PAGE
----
He said these in a statement in Abuja by the Group General Manager, Public Affairs of the NNPC, Mr. Ndu Ughamadu, which explained that a delegation of the Minister of State for Petroleum Resources, Dr. Ibe Kachikwu, and the NNPC led by its Chief Operating Officer, Gas and Power, Mr. Saidu Mohammed, were in Maiduguri, capital of Borno State, at the weekend to sympathise with the state and the university over the development.
Njodi said the university was distraught by the incident, but could not ‘chicken out’ from doing what it was supposed to do when eventually the NNPC re-organises and returns to exploration work in the area.
He said the school’s partnership with NNPC started some 12 years back when the corporation restarted the Chad Basin exploration activities, adding: “The situation, painful as it might appear, must be seen as a necessary sacrifice for the development of the country.”
He also called on the NNPC to stand firm with the university and families of the bereaved and provide support to overcome the setback.
Responding, the statement quoted Mohammed to have told Njodi that the corporation would support the university and the families of the victims of the attack.
“We have been great partners with the University of Maiduguri for many years and certainly when losses like this happen and under these circumstances, we cannot abandon our partners to their fate,” Mohammed said.
Crude Oil Price Hits Two-month High
In the same vein, crude oil prices were near two-month high Monday, putting July on track to become the strongest month so far this year, as news of oil producers’ meeting next week added to the bullish sentiment driven by the threat of United States sanctions against Venezuela.
This is coming on the heels of the Minister of State for Petroleum Resources, Dr. Kachikwu’s charge to oil companies operating in Nigeria to cut down the cost of production or shut down operation, stressing that it is better to leave the oil in the ground than to produce at the current $27 per barrel, which according to him, does not make sense.
Also, Africa’s richest man and President of Dangote Group, Alhaji Aliko Dangote, has said that the Dangote Refinery will save the country over $7.5 billion yearly through import substitution.
The global benchmark Brent crude traded at $52.33 per barrel Monday, after hitting $52.92 a barrel earlier in the day, its highest since May 25.
The US light crude oil traded down at $49.31 a barrel, after jumping above $50 a barrel for the first time in two months early in the session.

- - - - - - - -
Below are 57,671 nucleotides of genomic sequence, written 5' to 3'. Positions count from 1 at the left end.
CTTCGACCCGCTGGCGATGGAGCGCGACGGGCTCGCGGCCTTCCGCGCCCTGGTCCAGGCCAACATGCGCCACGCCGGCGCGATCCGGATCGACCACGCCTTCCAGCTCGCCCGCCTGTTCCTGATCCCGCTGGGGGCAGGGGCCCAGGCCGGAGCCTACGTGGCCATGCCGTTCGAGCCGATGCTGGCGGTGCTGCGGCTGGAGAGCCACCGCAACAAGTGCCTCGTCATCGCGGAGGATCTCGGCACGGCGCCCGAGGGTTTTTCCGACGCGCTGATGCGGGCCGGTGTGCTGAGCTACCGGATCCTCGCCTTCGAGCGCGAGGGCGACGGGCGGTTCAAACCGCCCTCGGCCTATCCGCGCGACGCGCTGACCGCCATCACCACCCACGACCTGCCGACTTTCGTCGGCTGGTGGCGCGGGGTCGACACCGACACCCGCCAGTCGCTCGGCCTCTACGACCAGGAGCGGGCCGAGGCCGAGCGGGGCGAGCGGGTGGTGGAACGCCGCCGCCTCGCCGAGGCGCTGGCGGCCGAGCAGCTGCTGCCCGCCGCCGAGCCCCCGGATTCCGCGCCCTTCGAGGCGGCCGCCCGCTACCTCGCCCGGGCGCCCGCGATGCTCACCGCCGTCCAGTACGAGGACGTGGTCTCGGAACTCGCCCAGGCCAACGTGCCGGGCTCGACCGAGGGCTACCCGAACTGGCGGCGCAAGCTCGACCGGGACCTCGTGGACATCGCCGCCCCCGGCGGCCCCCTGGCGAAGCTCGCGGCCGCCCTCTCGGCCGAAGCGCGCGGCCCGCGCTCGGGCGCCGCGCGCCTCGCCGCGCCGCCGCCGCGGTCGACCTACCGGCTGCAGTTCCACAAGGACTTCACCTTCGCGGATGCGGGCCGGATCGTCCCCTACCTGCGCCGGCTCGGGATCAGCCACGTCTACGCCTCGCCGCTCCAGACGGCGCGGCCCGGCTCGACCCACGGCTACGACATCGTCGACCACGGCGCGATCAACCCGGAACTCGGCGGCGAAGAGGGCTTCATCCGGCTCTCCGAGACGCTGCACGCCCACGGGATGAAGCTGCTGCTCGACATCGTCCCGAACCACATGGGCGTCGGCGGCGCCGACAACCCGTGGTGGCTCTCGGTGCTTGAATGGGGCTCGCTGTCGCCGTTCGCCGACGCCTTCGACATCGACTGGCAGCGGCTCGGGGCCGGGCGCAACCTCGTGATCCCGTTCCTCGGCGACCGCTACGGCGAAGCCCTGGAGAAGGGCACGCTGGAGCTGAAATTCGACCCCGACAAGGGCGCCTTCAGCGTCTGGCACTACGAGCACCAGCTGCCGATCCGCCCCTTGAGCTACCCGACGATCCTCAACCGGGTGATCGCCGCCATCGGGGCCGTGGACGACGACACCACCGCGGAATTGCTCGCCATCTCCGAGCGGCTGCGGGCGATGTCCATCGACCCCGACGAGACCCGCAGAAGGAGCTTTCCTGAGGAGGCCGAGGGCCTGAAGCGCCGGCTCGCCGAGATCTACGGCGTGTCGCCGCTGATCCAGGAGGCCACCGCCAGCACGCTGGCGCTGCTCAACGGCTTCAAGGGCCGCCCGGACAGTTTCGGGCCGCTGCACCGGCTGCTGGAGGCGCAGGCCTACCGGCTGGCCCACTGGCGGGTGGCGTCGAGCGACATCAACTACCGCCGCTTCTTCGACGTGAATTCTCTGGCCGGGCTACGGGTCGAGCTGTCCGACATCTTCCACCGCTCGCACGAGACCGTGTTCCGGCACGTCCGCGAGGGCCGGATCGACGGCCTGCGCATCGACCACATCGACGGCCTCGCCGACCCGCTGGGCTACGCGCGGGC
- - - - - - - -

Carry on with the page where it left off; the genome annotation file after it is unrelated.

This followed threats by US officials that sanctions on Venezuela could be announced as early as Monday.
Reuters reported that the United States is considering imposing sanctions on the country’s oil sector in response to Sunday’s election of a constitutional super-body, which Washington has denounced as a “sham” vote.
Even though the White House has said that “all options are on the table,” the most likely action, banning Venezuela from importing US oil, could come as early as Monday.
US production has hampered efforts to rebalance the market but signs that the market is tightening have emerged after heavy inventory falls and slower new oil rig additions last week.
But drilling for new US production is also slowing, with just 10 rigs added in July, the fewest since May 2016.
However, some OPEC and non-OPEC members will meet on August 7-8 in Abu Dhabi to assess how the group can increase compliance with production cuts that began on January 1.
Speaking yesterday at the annual conference of the Nigerian Council of the Society of Petroleum Engineers (SPE) in Lagos, Kachikwu said that the cost of oil production in Nigeria has remained high, despite efforts to cut costs.
He noted that while Saudi Arabia produces oil at a cost of $9 per barrel, Nigeria produces at $27 per barrel.
“When you look at the cost of production in Nigeria, it remains blatantly high, and even though we have been singing over the last two years that we need to drive cost down, the current figure that I still have showing me the numbers of last year have not shown me a major dramatic reduction in the cost of production. So, we are going to not just force this, we are going to compel it because there is no way this country will produce oil at this sort of swelling prices that we see, there will be no margins left for this country. Only oil companies who are able to be efficient, who are able to drive down costs will have a footage in Nigeria. For me, you rather leave the oil in the ground than produce at a cost that doesn’t make sense. So, the cost is going to be a very high driver. So that is certainly one area we are focusing on; we are working collaboratively with oil companies. But let’s make no mistake about it: If we cannot negotiate it down, we will compel it or we will stop the production; it does not make any sense,” Kachikwu explained.